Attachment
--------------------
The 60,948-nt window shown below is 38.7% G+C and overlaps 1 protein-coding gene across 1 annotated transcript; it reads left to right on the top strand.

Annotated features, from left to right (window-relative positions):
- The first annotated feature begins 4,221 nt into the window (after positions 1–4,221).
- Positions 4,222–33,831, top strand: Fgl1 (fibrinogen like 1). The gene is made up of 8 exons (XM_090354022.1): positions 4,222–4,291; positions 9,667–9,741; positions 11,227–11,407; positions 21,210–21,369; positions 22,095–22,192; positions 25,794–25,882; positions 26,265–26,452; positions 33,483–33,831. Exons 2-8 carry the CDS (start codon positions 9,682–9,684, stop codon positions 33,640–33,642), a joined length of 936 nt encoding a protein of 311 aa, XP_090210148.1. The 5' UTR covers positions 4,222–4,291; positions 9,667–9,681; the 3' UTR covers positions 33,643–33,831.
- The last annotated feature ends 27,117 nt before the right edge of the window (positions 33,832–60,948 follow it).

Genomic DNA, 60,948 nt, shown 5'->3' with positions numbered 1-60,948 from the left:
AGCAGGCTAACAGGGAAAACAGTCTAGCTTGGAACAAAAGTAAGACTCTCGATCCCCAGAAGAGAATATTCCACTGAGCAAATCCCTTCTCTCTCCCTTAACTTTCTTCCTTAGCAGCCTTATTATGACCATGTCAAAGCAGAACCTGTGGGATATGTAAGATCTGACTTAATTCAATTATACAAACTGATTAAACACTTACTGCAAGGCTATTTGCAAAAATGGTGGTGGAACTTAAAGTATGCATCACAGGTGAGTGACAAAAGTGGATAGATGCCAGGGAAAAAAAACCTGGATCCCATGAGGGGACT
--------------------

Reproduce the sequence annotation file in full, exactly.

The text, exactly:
The 60,948-nt window shown below is 38.7% G+C and overlaps 1 protein-coding gene across 1 annotated transcript; it reads left to right on the top strand.

Annotated features, from left to right (window-relative positions):
- The first annotated feature begins 4,221 nt into the window (after positions 1–4,221).
- Positions 4,222–33,831, top strand: Fgl1 (fibrinogen like 1). The gene is made up of 8 exons (XM_090354022.1): positions 4,222–4,291; positions 9,667–9,741; positions 11,227–11,407; positions 21,210–21,369; positions 22,095–22,192; positions 25,794–25,882; positions 26,265–26,452; positions 33,483–33,831. Exons 2-8 carry the CDS (start codon positions 9,682–9,684, stop codon positions 33,640–33,642), a joined length of 936 nt encoding a protein of 311 aa, XP_090210148.1. The 5' UTR covers positions 4,222–4,291; positions 9,667–9,681; the 3' UTR covers positions 33,643–33,831.
- The last annotated feature ends 27,117 nt before the right edge of the window (positions 33,832–60,948 follow it).

Genomic DNA, 60,948 nt, shown 5'->3' with positions numbered 1-60,948 from the left:
AGCAGGCTAACAGGGAAAACAGTCTAGCTTGGAACAAAAGTAAGACTCTCGATCCCCAGAAGAGAATATTCCACTGAGCAAATCCCTTCTCTCTCCCTTAACTTTCTTCCTTAGCAGCCTTATTATGACCATGTCAAAGCAGAACCTGTGGGATATGTAAGATCTGACTTAATTCAATTATACAAACTGATTAAACACTTACTGCAAGGCTATTTGCAAAAATGGTGGTGGAACTTAAAGTATGCATCACAGGTGAGTGACAAAAGTGGATAGATGCCAGGGAAAAAAAACCTGGATCCCATGAGGGGACT